INTERIM JOINT COMMITTEE ON
LABOR AND INDUSTRY
Minutes of the Eighth Meeting
of the 1998-99 Interim
May 11, 1999
The eighth meeting of the Interim Joint Committee on Labor and Industry was held on Tuesday, May 11, 1999 at 6:00 PM, at the Cawood High School, Harlan, Kentucky. Senator Glenn Freeman, Chair, called the meeting to order, and the secretary recorded the members present.
Members: Senator Glenn Freeman, Co-Chair; Representative J. R. Gray, Co-Chair; Senators Walter Blevins, David Boswell, Gary Johnson, Virgil Moore, Dan Seum; Representatives Hoby Anderson, Denver Butler, Charlie Hoffman, Dennis Horlander, Joni Jenkins, Jim Stewart, Johnnie L. Turner, Tommy Turner, and Brent Yonts.
Guests: Doug Holliday, Otis Doan, Mark Ford, Phyllis Robinson, Ronnie Cox, Sid Douglas, Attorney's at Law; Scott Middleton, James Wright, Jr., Willian Wynn, Irene Wynn, David Saylor, Victor and JoAnn Rosas, Bobby Short, Tina Hopin, JB Napier, Curtis Allen, and Charles Freeman.
LRC Staff: Linda Bussell, Adanna Hydes, Melvin LeCompte, Betty Davis, and Sandra Morris.
Senator Freeman welcomed the members of the committee and the audience who had turned out for the meeting. He said the members of the committee chose to travel to Harlan to hear the concerns of injured workers. He restated the governor's previous statements to the effect that he would be amenable to make some changes in the workers' compensation revisions made in December, 1996 could be shown that the changes went too far and were causing a hardship for injured workers in Kentucky. He said this was the motivating factor in holding the public hearings and committee meetings around the state. Following these comments, Senator Freeman asked each member of the committee to introduce himself or herself and identify the district they represent.
The first business item on the agenda was approval of the minutes of the seventh. The minutes were approved without objection. The second item on the agenda was consideration of a resolution relating to a coal contract between Peabody Coal Company and the Tennessee Valley Authority (TVA). The coal contract issue was brought to the committee's attention by Senator Paul Herron and the resolution encouraged TVA to require Peabody Coal Company to continue providing coal under the contract from Peabody's Kentucky union coal mines rather than from out-of-state nonunion coal mines. Senator Freeman said the situation is very serious and involves approximately 1500 coal mining jobs. If those jobs are lost, it will have a devastating impact on the economies of the counties involved. The resolution was adopted by voice vote.
Senator Freeman next called attention to a proposed workers' compensation rate filing. The filing is being actuarially reviewed and, if approved, would result in a small decrease, an average 5.1%, in basic workers' compensation rates for the coal industry. Senator Freeman said that out of more than 600 claims that have been filed since HB 1 became effective, few claims have actually been paid. He said that one issue he was interested in pursuing was putting attorneys back into the system so that injured workers will be able to obtain legal representation in workers' compensation claims. He said the insurance industry had saved more than one half billion dollars since HB 1 was enacted. He said this was money that injured workers had not been awarded in workers' compensation benefits. He said these numbers show that there should be changes in HB 1.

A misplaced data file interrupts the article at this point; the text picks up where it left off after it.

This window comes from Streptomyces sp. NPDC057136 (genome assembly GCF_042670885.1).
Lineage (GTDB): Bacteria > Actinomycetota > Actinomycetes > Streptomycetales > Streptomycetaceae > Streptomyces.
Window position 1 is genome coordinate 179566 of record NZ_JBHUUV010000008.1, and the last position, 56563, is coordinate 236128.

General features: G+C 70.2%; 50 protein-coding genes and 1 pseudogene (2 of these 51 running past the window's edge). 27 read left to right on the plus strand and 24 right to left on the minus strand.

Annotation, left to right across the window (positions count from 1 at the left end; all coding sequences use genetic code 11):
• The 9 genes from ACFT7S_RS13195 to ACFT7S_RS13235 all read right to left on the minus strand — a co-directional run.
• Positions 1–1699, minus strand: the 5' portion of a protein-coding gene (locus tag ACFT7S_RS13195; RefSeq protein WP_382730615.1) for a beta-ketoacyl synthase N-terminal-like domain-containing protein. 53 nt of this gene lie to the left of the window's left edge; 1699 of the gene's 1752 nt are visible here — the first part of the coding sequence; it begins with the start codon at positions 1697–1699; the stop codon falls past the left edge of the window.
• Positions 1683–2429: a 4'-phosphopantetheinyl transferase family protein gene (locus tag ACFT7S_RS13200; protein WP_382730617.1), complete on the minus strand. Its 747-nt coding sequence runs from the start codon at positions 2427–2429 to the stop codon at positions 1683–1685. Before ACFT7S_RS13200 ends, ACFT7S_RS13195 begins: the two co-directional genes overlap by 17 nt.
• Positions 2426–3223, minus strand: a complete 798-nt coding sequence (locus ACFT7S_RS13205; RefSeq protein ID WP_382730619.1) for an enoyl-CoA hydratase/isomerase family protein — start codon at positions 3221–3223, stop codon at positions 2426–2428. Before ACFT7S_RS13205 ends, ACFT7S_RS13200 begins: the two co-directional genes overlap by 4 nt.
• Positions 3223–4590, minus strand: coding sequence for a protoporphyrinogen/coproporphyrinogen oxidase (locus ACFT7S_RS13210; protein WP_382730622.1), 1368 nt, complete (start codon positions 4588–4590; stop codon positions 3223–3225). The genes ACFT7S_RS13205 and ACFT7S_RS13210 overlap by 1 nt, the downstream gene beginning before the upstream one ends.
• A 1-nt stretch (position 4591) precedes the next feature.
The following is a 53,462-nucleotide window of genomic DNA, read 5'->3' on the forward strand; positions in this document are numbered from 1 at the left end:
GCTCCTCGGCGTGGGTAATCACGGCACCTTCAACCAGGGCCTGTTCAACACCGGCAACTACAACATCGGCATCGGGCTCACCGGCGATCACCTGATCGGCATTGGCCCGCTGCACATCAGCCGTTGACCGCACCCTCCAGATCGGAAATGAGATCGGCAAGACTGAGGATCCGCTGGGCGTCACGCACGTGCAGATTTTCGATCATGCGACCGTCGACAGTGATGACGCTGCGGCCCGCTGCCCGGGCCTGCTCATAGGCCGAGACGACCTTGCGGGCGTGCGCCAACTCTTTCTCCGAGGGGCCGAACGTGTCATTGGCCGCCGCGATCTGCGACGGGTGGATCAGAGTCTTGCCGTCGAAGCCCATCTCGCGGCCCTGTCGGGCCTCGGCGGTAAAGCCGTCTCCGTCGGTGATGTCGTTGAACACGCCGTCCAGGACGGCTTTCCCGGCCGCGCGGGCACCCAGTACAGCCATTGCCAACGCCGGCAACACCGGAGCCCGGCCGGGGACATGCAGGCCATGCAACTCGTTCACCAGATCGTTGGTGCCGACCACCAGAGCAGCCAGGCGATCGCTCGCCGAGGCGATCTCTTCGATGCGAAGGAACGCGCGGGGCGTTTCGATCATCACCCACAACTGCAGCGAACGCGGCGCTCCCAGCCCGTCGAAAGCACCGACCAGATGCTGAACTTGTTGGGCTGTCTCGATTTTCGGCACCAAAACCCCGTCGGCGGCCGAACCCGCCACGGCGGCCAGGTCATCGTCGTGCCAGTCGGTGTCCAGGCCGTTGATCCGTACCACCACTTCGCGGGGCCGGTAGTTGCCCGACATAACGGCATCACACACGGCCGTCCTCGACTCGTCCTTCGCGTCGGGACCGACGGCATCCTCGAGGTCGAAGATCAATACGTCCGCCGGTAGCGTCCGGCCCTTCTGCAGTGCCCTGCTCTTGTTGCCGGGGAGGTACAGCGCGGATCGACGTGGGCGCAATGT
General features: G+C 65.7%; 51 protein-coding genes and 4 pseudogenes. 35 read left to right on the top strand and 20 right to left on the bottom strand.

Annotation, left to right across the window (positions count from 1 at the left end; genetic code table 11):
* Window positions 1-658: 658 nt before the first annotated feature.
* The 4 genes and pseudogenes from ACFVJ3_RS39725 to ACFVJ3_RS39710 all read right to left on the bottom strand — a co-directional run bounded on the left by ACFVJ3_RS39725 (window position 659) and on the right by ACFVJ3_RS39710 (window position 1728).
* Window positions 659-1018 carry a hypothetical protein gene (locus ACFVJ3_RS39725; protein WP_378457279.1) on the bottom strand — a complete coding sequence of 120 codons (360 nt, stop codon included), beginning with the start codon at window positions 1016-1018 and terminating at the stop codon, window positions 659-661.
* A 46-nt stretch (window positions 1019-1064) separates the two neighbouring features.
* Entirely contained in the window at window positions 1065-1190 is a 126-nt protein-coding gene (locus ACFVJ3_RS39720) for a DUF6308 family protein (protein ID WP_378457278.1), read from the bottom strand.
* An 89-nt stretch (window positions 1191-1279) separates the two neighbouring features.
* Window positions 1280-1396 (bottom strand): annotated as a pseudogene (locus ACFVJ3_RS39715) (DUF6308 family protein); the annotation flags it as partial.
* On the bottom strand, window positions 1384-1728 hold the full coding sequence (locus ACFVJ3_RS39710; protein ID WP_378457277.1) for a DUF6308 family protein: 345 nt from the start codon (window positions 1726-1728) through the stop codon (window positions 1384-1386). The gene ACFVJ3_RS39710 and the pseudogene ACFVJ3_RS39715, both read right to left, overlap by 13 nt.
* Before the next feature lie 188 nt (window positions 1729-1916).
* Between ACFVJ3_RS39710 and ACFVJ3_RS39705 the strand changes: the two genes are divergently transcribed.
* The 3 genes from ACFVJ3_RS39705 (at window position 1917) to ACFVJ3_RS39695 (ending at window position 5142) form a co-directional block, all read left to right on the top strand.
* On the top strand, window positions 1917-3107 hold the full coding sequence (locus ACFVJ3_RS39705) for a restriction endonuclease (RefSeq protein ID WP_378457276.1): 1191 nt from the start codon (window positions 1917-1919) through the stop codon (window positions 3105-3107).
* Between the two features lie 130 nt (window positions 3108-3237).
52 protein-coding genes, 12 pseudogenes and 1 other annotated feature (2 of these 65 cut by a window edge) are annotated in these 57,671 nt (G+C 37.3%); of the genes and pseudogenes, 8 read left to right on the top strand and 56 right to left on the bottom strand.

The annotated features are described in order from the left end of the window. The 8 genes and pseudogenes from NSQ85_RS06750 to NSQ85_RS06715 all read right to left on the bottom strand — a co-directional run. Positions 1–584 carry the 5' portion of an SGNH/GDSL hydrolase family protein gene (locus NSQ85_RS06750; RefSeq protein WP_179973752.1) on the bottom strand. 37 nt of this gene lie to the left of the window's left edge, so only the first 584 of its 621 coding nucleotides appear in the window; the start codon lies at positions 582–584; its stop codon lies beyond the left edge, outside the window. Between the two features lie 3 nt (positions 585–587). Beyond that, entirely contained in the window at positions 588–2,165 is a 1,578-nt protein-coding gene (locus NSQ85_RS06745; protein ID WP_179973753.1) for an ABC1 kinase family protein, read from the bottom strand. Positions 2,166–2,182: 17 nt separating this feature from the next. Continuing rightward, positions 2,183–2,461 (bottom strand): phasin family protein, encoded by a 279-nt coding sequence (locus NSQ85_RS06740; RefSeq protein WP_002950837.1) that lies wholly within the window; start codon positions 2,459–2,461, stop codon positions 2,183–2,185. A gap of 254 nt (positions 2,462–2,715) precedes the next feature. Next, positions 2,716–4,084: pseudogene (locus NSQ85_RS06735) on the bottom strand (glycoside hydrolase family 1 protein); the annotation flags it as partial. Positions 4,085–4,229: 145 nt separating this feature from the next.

Representative Gray commented that the proposed rate reduction for coal was a small one and that not only did employers experience major savings from the 1996 workers' compensation changes, but that the profits of the insurance industry, as a result of HB 1 in Kentucky and workers' compensation reform legislation in many other states, are at an all-time high. He added that the workers' compensation rate decreases in Kentucky were much greater after enactment of the 1994 legislation which created the competitive state fund (KEMI) than they have been as a result of HB 1 enacted in 1996.
Before calling on speakers, Senator Freeman informed the audience that LRC staff had forms that could be filled out by those who were present but didn't want to make a presentation before the committee. This information will be included in the record of the proceedings.
Senator Freeman called on Doug Holliday, an attorney from Hazard. Mr. Holliday came forward with one of his clients who has had severe difficulty getting medical expenses paid over the years. Mr. Holliday said he represented coal companies and insurance carriers for the first 10 years of his legal practice, but has represented plaintiffs or injured workers for the last 10 years which he said gives him a perspective on the right to counsel under the new workers' compensation law. He said injured workers or coal miners are pretty lost in terms of understanding how to proceed under the new law. He further said that the new system brought about by HB 1 was very difficult for attorneys to understand and apply. He said even the arbitrators, judges and other officials in the workers' compensation program in Frankfort aren't sure what to advise in the application of the new law. He said the first big problem with HB 1 is medical benefits. He said all an insurance adjustor has to do is deny a request for medical benefits. That puts the burden on the coal miner or injured worker who has no chance at all against the insurance adjuster. If the worker goes ahead and files a claim, the insurance carrier or employer immediately hires an attorney which puts the worker at a greater disadvantage. He said an insurance carrier's lawyer is paid by the hour and being very innovative attorneys can file a lot of defenses which causes a lot of delays. He said oftentimes even if the worker prevails at the end, the delays in the case is something that he or she cannot tolerate because of the medical effects of the injury. At that point, he introduced his client, Roger Newton, who was denied payment of medical treatment provided in 1994. This is actually continuing because the workers' compensation carrier is still refusing to pay for necessary surgery.
Senator Freeman said that this is another example of the problem that injured workers have because of the difficulty of getting legal representation because of the dramatic decrease in plaintiffs' attorney fees under HB 1.